The likely reason that there aren’t so many female gamers is precisely because they are prevented at every turning from liking games – because after all, girls don’t play games. It is a never ending cycle. It is an entertainment medium like any other, those that like it, like it, those that don’t, don’t. Stop making an issue out of a non-existent divide and that’ll be that.


Passion with a Problem

You don’t get far in anything in life if you don’t have a passion – a fire in your belly that makes you want to do it. Few careers highlight this more than games development. You need to eat, sleep and breathe games and games development; you need to want to do it in your spare time – heck you need to want to do it when you don’t have spare time. It’s clear by looking at job requirements as they become available, each one indicating a need for the above albeit in slightly more professional and less emotional wording.

The problem is that when people are this dedicated and this willing to partake in the development process, they become very easy to take advantage of. The recent whistleblowing regarding Team BondiRockstar and the LA Noire development process are a case in point although they are most certainly not the only guilty party. A catastrophic mismanagement of the staff, based on punishing crunch periods over a seven year development cycle. The general consensus – or threat, to give it its correct name – is that if someone isn’t willing to put in inhuman numbers of hours then they clearly aren’t dedicated to the industry; and it’s very easy to replace them with one of the thousands of others eager to get a break into the field. This generates a feeling of oppression and entrapment, which is bad for the individual, bad for the studio and ultimately bad for the game being developed.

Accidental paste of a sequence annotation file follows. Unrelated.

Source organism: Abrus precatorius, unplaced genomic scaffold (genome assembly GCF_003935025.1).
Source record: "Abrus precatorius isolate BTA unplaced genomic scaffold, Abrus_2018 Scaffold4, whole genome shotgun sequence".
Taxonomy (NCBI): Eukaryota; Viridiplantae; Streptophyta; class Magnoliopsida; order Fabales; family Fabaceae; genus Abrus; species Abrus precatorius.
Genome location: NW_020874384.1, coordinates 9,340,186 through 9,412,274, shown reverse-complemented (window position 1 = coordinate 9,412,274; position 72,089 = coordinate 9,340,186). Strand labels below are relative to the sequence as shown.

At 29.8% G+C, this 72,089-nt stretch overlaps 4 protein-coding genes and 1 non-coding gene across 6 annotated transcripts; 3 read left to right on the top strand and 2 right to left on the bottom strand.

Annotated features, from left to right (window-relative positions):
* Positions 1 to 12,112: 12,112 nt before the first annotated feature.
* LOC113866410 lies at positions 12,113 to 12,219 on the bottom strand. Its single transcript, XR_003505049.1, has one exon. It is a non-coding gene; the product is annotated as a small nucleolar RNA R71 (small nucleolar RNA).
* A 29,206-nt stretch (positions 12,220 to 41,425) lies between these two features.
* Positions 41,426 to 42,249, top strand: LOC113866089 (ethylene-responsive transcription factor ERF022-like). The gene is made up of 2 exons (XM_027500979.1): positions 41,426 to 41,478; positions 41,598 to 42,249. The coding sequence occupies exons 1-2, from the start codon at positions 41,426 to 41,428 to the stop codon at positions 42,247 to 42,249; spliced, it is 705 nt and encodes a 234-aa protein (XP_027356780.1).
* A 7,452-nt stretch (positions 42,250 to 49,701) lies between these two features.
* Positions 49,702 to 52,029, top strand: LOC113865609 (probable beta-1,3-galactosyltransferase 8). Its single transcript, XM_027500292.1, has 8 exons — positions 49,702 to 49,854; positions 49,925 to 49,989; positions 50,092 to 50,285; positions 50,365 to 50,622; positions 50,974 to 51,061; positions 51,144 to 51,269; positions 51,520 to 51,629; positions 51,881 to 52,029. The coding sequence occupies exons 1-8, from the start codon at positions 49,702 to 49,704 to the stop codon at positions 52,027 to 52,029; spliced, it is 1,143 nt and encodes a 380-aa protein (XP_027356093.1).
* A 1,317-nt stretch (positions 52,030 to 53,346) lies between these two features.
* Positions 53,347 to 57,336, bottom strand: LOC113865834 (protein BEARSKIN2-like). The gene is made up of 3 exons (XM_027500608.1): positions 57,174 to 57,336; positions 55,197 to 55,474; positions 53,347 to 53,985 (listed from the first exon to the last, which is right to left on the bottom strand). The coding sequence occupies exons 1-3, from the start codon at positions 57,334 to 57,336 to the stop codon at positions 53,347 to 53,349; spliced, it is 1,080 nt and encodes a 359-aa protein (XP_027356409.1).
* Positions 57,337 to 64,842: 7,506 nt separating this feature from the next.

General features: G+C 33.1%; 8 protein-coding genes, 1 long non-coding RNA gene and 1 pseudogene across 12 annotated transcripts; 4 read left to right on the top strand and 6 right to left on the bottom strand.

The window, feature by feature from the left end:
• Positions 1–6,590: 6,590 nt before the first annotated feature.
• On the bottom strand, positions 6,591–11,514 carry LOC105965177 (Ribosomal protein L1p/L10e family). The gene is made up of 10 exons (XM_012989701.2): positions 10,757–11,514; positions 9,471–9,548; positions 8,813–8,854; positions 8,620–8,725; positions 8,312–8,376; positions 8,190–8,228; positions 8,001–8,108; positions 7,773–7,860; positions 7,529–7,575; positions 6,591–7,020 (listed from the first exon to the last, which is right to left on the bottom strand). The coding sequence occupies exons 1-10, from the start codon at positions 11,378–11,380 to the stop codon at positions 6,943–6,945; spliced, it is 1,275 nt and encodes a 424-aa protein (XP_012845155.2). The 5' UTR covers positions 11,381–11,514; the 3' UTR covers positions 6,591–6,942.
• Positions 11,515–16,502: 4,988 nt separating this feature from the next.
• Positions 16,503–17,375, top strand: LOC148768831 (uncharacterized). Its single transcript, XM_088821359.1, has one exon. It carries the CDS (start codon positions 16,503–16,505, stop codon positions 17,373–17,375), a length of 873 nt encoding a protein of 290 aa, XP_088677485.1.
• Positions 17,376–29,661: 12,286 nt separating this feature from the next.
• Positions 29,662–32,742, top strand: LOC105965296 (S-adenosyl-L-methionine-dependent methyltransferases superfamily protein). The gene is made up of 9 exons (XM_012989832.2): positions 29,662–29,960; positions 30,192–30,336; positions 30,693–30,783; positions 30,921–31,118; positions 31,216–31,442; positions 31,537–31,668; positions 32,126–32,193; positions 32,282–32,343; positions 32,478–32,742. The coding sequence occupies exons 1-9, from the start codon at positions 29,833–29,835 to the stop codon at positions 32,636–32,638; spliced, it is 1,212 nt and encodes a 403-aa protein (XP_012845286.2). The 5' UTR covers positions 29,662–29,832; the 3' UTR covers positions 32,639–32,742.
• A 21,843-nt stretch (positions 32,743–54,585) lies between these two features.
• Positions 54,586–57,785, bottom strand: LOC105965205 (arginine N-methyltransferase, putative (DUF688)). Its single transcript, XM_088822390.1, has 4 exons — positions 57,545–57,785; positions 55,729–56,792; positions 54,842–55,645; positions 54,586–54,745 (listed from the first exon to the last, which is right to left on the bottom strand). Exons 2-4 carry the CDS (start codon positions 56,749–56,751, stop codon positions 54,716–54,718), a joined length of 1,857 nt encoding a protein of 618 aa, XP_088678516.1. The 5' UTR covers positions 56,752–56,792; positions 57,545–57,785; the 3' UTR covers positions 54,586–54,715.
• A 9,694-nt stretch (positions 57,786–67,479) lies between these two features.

The concerning thing is that, very quickly, that all important passion is stifled as the development team burn out; and this isn’t just an industry problem, I have seen it happen at University level as well – I’ve even been on both sides of the scenario – both as programmer and as project manager.

This is why I think the best teams (and therefore the most successful companies) are formed, not by a passionate team of developers alone, but a passionate team lead by a passionate leader.

Even better, a leader that has worked their way up through the lower developmental ranks. My institute offers both a Games Development, and Games Enterprise course, but they have a significant amount of crossover. The would-be entrepeneurs still learn the key parts of actually making a game. This produces more empathic, well-rounded producers, directors and managers that have witnessed first-hand the development passion in action, and (hopefully) understand its need to be nurtured and not trampled.